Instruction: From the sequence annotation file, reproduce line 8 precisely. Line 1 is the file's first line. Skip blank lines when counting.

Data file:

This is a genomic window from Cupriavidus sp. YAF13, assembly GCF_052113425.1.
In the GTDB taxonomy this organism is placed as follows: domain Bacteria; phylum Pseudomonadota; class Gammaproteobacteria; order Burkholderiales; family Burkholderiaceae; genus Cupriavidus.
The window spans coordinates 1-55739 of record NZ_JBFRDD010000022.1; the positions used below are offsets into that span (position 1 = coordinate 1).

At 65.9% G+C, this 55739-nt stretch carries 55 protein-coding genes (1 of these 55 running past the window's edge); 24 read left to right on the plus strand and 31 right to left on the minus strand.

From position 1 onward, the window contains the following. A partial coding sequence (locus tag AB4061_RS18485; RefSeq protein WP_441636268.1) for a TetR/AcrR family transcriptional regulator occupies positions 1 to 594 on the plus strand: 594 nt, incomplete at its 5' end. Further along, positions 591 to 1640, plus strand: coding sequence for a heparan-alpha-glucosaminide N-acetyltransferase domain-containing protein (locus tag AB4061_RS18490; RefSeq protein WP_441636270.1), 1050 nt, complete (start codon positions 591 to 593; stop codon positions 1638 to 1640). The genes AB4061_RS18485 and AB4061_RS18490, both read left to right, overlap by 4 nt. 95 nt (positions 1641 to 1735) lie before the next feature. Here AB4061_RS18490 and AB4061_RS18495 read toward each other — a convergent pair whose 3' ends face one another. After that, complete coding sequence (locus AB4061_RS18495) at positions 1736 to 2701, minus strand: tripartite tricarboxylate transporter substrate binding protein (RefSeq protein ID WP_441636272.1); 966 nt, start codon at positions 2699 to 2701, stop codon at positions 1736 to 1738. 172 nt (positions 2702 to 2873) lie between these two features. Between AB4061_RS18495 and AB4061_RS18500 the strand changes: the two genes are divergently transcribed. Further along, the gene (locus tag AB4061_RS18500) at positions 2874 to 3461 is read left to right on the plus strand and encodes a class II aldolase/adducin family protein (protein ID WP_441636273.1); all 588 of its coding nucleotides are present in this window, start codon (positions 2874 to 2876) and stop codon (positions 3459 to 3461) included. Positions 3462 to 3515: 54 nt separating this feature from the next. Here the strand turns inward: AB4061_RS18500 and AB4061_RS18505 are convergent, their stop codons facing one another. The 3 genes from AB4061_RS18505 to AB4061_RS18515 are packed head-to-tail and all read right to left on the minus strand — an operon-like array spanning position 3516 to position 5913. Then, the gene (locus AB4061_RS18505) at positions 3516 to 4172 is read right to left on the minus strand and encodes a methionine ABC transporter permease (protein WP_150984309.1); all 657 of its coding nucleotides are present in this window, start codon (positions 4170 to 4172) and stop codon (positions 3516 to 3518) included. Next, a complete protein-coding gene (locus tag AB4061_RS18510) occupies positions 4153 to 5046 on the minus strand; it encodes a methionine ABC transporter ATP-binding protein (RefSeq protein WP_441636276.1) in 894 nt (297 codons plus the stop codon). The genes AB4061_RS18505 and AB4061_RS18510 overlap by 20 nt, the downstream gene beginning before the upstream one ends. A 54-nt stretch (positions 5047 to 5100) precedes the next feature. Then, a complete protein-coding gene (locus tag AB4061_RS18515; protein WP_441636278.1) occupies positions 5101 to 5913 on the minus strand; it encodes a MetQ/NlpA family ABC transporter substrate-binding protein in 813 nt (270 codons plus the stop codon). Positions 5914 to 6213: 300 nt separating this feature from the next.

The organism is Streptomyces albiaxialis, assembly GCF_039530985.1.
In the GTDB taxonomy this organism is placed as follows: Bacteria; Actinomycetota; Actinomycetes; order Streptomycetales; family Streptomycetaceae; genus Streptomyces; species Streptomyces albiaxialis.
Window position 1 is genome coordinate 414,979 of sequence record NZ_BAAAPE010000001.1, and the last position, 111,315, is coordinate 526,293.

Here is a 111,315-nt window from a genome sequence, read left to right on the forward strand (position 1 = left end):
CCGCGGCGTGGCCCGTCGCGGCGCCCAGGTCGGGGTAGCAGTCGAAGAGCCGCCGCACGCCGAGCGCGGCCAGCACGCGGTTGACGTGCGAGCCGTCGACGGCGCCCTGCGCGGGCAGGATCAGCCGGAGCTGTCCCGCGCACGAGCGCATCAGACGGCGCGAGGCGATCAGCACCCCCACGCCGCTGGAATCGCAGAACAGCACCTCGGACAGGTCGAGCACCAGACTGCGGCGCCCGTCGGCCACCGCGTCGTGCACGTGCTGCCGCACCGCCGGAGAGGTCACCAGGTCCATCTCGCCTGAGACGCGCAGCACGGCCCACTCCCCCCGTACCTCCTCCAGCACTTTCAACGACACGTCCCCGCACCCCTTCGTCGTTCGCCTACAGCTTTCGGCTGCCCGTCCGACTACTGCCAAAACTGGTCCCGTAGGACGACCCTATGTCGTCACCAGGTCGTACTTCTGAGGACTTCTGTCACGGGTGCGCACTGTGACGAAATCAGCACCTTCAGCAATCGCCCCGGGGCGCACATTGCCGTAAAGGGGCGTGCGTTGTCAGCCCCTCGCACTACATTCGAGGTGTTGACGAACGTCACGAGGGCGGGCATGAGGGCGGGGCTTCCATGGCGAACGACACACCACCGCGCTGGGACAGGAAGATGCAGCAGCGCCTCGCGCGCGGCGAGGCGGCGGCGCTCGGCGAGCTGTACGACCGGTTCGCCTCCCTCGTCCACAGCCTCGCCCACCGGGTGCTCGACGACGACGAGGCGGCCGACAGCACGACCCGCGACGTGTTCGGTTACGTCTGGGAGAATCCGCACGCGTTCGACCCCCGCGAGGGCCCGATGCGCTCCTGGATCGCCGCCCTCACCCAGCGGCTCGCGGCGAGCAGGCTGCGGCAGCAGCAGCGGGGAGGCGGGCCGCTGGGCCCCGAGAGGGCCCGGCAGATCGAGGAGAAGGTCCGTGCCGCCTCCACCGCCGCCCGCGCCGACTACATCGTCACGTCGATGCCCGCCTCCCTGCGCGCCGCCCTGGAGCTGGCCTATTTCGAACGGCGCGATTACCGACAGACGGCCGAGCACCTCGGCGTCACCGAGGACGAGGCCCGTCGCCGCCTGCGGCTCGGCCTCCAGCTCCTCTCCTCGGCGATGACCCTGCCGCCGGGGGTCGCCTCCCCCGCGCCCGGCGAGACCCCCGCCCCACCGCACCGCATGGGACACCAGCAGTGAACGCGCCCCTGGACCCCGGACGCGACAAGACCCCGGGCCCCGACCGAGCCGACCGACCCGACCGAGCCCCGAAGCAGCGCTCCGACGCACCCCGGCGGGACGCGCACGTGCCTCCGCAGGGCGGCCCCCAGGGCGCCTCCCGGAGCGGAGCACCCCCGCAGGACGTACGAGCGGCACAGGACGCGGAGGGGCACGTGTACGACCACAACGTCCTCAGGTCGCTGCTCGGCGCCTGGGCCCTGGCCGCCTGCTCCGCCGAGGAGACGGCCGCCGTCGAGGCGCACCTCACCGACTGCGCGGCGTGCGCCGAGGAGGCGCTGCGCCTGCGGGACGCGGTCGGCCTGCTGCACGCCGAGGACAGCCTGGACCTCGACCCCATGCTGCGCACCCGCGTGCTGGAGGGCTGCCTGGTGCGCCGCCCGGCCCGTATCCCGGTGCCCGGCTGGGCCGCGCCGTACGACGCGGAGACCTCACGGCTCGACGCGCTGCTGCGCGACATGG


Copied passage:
Window position 1 is genome coordinate 414,979 of sequence record NZ_BAAAPE010000001.1, and the last position, 111,315, is coordinate 526,293.